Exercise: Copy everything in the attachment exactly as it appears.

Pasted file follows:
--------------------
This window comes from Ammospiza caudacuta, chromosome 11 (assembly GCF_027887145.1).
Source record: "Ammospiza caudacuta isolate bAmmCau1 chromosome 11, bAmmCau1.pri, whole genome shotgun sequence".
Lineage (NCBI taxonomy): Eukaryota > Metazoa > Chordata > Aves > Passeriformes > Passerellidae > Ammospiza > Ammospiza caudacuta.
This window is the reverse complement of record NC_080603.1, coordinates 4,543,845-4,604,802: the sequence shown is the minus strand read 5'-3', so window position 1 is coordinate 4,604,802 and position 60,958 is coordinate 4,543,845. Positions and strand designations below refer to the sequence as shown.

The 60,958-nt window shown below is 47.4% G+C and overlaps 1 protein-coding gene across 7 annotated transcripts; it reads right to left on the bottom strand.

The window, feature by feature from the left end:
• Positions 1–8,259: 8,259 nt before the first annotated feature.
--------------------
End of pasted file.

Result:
This window comes from Ammospiza caudacuta, chromosome 11 (assembly GCF_027887145.1).
Source record: "Ammospiza caudacuta isolate bAmmCau1 chromosome 11, bAmmCau1.pri, whole genome shotgun sequence".
Lineage (NCBI taxonomy): Eukaryota > Metazoa > Chordata > Aves > Passeriformes > Passerellidae > Ammospiza > Ammospiza caudacuta.
This window is the reverse complement of record NC_080603.1, coordinates 4,543,845-4,604,802: the sequence shown is the minus strand read 5'-3', so window position 1 is coordinate 4,604,802 and position 60,958 is coordinate 4,543,845. Positions and strand designations below refer to the sequence as shown.

The 60,958-nt window shown below is 47.4% G+C and overlaps 1 protein-coding gene across 7 annotated transcripts; it reads right to left on the bottom strand.

The window, feature by feature from the left end:
• Positions 1–8,259: 8,259 nt before the first annotated feature.